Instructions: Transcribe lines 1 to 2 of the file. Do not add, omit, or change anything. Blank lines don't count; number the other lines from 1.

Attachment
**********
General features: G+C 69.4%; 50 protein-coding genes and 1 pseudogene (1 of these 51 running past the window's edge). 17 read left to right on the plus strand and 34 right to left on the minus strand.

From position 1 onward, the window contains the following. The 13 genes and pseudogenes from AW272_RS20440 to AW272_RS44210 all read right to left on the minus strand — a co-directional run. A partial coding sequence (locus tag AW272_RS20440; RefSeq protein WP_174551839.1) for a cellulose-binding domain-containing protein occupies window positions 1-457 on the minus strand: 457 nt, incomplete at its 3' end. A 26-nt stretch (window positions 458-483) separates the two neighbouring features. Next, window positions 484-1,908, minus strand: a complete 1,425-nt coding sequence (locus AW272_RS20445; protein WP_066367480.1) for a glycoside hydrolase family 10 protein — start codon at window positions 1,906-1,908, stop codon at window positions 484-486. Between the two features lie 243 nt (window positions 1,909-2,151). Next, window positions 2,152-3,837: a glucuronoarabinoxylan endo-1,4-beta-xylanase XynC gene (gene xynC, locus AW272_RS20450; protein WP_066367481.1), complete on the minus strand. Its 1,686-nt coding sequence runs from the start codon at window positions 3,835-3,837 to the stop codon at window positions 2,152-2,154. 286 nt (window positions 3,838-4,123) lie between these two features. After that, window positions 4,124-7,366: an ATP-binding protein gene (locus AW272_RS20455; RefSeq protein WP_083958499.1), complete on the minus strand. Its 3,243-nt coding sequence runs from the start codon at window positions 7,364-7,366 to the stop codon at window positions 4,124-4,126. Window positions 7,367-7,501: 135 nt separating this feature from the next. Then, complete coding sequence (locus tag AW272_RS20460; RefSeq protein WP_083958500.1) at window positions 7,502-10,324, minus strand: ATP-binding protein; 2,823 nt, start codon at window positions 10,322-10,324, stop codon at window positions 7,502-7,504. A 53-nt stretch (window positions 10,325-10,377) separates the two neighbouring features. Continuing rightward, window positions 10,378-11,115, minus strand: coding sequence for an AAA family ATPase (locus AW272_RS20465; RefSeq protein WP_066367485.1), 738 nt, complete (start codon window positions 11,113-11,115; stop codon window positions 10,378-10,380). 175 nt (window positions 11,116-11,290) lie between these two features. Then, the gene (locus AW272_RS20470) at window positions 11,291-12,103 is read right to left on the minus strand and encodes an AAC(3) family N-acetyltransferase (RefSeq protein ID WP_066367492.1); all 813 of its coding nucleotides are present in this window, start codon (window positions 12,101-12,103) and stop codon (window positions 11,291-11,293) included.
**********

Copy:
General features: G+C 69.4%; 50 protein-coding genes and 1 pseudogene (1 of these 51 running past the window's edge). 17 read left to right on the plus strand and 34 right to left on the minus strand.

From position 1 onward, the window contains the following. The 13 genes and pseudogenes from AW272_RS20440 to AW272_RS44210 all read right to left on the minus strand — a co-directional run. A partial coding sequence (locus tag AW272_RS20440; RefSeq protein WP_174551839.1) for a cellulose-binding domain-containing protein occupies window positions 1-457 on the minus strand: 457 nt, incomplete at its 3' end. A 26-nt stretch (window positions 458-483) separates the two neighbouring features. Next, window positions 484-1,908, minus strand: a complete 1,425-nt coding sequence (locus AW272_RS20445; protein WP_066367480.1) for a glycoside hydrolase family 10 protein — start codon at window positions 1,906-1,908, stop codon at window positions 484-486. Between the two features lie 243 nt (window positions 1,909-2,151). Next, window positions 2,152-3,837: a glucuronoarabinoxylan endo-1,4-beta-xylanase XynC gene (gene xynC, locus AW272_RS20450; protein WP_066367481.1), complete on the minus strand. Its 1,686-nt coding sequence runs from the start codon at window positions 3,835-3,837 to the stop codon at window positions 2,152-2,154. 286 nt (window positions 3,838-4,123) lie between these two features. After that, window positions 4,124-7,366: an ATP-binding protein gene (locus AW272_RS20455; RefSeq protein WP_083958499.1), complete on the minus strand. Its 3,243-nt coding sequence runs from the start codon at window positions 7,364-7,366 to the stop codon at window positions 4,124-4,126. Window positions 7,367-7,501: 135 nt separating this feature from the next. Then, complete coding sequence (locus tag AW272_RS20460; RefSeq protein WP_083958500.1) at window positions 7,502-10,324, minus strand: ATP-binding protein; 2,823 nt, start codon at window positions 10,322-10,324, stop codon at window positions 7,502-7,504. A 53-nt stretch (window positions 10,325-10,377) separates the two neighbouring features. Continuing rightward, window positions 10,378-11,115, minus strand: coding sequence for an AAA family ATPase (locus AW272_RS20465; RefSeq protein WP_066367485.1), 738 nt, complete (start codon window positions 11,113-11,115; stop codon window positions 10,378-10,380). 175 nt (window positions 11,116-11,290) lie between these two features. Then, the gene (locus AW272_RS20470) at window positions 11,291-12,103 is read right to left on the minus strand and encodes an AAC(3) family N-acetyltransferase (RefSeq protein ID WP_066367492.1); all 813 of its coding nucleotides are present in this window, start codon (window positions 12,101-12,103) and stop codon (window positions 11,291-11,293) included.